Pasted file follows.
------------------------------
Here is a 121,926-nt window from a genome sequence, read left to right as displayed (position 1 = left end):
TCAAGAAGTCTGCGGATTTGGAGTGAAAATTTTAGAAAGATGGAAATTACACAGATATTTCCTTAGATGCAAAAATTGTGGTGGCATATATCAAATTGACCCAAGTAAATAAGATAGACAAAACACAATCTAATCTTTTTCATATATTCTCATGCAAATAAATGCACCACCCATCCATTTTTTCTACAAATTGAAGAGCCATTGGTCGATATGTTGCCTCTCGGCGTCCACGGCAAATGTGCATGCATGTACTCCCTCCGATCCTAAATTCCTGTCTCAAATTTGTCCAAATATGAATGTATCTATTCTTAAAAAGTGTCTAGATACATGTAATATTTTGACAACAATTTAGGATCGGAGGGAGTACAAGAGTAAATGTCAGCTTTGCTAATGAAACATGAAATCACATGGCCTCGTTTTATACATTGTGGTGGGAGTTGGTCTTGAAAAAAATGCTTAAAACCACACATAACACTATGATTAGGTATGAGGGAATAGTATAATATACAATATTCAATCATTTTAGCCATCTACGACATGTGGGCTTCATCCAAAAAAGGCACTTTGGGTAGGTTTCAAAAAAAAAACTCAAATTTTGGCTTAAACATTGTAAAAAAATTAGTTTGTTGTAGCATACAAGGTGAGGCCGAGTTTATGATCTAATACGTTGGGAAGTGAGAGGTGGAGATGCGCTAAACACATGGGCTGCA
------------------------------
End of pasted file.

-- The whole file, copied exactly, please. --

Here is a 121,926-nt window from a genome sequence, read left to right as displayed (position 1 = left end):
TCAAGAAGTCTGCGGATTTGGAGTGAAAATTTTAGAAAGATGGAAATTACACAGATATTTCCTTAGATGCAAAAATTGTGGTGGCATATATCAAATTGACCCAAGTAAATAAGATAGACAAAACACAATCTAATCTTTTTCATATATTCTCATGCAAATAAATGCACCACCCATCCATTTTTTCTACAAATTGAAGAGCCATTGGTCGATATGTTGCCTCTCGGCGTCCACGGCAAATGTGCATGCATGTACTCCCTCCGATCCTAAATTCCTGTCTCAAATTTGTCCAAATATGAATGTATCTATTCTTAAAAAGTGTCTAGATACATGTAATATTTTGACAACAATTTAGGATCGGAGGGAGTACAAGAGTAAATGTCAGCTTTGCTAATGAAACATGAAATCACATGGCCTCGTTTTATACATTGTGGTGGGAGTTGGTCTTGAAAAAAATGCTTAAAACCACACATAACACTATGATTAGGTATGAGGGAATAGTATAATATACAATATTCAATCATTTTAGCCATCTACGACATGTGGGCTTCATCCAAAAAAGGCACTTTGGGTAGGTTTCAAAAAAAAAACTCAAATTTTGGCTTAAACATTGTAAAAAAATTAGTTTGTTGTAGCATACAAGGTGAGGCCGAGTTTATGATCTAATACGTTGGGAAGTGAGAGGTGGAGATGCGCTAAACACATGGGCTGCA